There is something about this seemingly simple story and seemingly plain drawings that makes me want to return to it time and again. I have given it to all my very young cousins  and am about to order another copy for a five-year-old friend. It's just a good story and the simplicity adds value. We don't always need or want fancy formats or glorious paintings. ..
Guest More than 1 year ago
The whale helps the mouse at sea, then the mouse helps the whale at sea, then they must part. A great story of a 'different kind' of friendship, but a friendship nonetheless.
curiousbutterpants on LibraryThing More than 1 year ago
It's a very rare thing to see such a striking friendship between a mountain-of-a-mammal whale and a mote-of-a-mammal mouse. But for Amos and Boris, it's perhaps the most natural thing ever. In a book about dreams and aspirations, life and the bonds of everlasting friendships, Amos the mouse finds himself lost at sea - only to be rescued by Boris the whale, a serene, friendly creature on his way to a conference of whales off the Ivory Coast of Africa. What follows is something many authors strive for but few perhaps achieve: a perfect, endearing portrait of a friendship that knows no bounds. Steig envelopes us into the story with his striking, signature sketched illustrations - this time, often filling up whole pages - and the experience is almost pitch-perfect. We feel the emotional echoes of a friendship shared, from the quiet exchanges and the familiarity that grows with one another's cues, to the bigger, nobler displays of sacrifice for friends. We sense that a small mouse like Amos would never be able to help his whale friend out in any big way, but we're delighted and surprised and feel it's perfectly natural when he does - and with that noble act done, we watch with great joy as they part again, forever to be great friends. Ah, if only every mouse like Amos, we feel, could have as great a whale friend as Boris, and vice-versa. It's the way it should be.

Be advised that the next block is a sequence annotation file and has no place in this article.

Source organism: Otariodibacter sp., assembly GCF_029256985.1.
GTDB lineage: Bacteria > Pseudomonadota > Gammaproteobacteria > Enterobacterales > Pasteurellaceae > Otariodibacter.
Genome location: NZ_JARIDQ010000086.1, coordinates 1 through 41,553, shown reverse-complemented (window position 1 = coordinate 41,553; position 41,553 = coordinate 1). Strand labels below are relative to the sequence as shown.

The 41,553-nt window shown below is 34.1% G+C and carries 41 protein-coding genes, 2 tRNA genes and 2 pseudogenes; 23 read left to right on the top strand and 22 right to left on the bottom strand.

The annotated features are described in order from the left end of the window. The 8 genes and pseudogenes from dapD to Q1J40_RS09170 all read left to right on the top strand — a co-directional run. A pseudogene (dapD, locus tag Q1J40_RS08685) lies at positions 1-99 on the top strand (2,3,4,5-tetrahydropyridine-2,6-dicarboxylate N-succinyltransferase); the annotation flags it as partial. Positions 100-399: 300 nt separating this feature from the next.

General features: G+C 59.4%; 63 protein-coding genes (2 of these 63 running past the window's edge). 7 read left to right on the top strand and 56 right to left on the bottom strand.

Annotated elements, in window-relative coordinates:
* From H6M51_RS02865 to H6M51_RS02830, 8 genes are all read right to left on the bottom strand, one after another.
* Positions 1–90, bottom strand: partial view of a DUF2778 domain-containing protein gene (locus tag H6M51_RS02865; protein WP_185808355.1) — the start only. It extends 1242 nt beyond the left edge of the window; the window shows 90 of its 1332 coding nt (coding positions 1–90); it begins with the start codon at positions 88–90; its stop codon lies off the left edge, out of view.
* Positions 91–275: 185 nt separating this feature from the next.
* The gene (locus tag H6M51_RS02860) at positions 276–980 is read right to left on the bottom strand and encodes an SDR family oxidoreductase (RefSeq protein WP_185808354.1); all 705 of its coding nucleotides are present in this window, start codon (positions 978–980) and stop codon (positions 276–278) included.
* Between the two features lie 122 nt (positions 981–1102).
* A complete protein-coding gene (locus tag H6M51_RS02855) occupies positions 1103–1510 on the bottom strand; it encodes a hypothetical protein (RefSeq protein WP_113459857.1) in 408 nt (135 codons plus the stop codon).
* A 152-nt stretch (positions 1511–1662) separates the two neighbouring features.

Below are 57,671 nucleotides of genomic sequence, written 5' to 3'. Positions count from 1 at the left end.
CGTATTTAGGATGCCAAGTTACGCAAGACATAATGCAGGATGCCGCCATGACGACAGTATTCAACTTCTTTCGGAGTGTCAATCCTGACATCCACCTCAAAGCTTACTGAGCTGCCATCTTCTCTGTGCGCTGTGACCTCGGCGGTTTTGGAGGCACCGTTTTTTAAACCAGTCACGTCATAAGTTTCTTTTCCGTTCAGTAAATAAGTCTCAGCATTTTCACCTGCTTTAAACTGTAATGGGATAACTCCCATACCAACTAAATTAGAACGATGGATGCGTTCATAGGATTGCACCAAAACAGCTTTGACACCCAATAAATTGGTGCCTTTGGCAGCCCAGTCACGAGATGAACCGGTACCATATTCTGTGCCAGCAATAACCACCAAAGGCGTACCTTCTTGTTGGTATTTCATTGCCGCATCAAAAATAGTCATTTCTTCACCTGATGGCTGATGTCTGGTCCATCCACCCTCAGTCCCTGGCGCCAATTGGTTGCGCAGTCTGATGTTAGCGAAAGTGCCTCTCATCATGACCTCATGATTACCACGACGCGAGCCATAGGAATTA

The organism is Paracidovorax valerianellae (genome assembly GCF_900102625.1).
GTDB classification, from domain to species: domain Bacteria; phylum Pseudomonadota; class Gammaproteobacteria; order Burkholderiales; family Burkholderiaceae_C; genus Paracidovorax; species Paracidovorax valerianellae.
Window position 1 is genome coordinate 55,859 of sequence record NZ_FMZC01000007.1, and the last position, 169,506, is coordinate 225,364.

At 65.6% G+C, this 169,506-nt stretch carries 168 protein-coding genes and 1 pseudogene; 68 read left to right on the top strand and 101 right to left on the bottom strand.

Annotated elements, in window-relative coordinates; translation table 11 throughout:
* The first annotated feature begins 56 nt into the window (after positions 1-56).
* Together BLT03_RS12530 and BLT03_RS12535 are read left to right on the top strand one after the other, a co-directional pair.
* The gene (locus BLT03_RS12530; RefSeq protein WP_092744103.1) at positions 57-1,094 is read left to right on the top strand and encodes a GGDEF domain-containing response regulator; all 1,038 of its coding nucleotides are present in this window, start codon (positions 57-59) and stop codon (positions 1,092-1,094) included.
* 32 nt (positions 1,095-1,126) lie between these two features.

kaida46 on LibraryThing More than 1 year ago
Another great tale from Steig. The author uses delightful phrases and illustrations in the telling of this tale which is one of the reasons why I love it. It is a tender story as well about dreams and a special friendship. (A bit long for younger children.)
dnati on LibraryThing More than 1 year ago
This is a touching book about an unexpected friendship between a mouse and a whale. While the pair have many physical differences, they share a common value of friendship and loyalty. They overcome some huge obstacles in their journey and even though they leave one another eventually, they will always remain close in a way.
ktextor on LibraryThing More than 1 year ago
This book is a story that touches on friendship as well as not judging a book by it's cover. It's about a mouse who sets sail on the open sea and while he is sleeping he falls into the water. As he is trying to stay alive a whale comes and saves him. The two become friends on the travel back to land and the mouse says he will never forget his friend and find a way to help him one day. The whale cannot believe that a small little mouse could ever help him but he stumbles upon some trouble himself and his mouse friend comes to the rescue! Very cute book for children when talking about friendship.
ssajj on LibraryThing More than 1 year ago
A friendship between a mouse and a whale is eloquently described in this story. Though the two have obvious differences, they are both loyal characters and both value the friendship they have with each other. The two characters meet when Boris the whale saves Amos the mouse who is lost at sea. Amos later returns the favor. The author does a nice job of highlighting the two very different animals' meaningful relationship.
DayehSensei on LibraryThing More than 1 year ago
This a touching, at times humorous tale about the unlikely friendship of a mouse and a whale. Amos and Boris find that they are both able to help the other in unexpected ways. Steig's language is sophisticated, yet child friendly.
madamepince on LibraryThing More than 1 year ago
I love William Steig, but the illustrations are just too small for a good read aloud.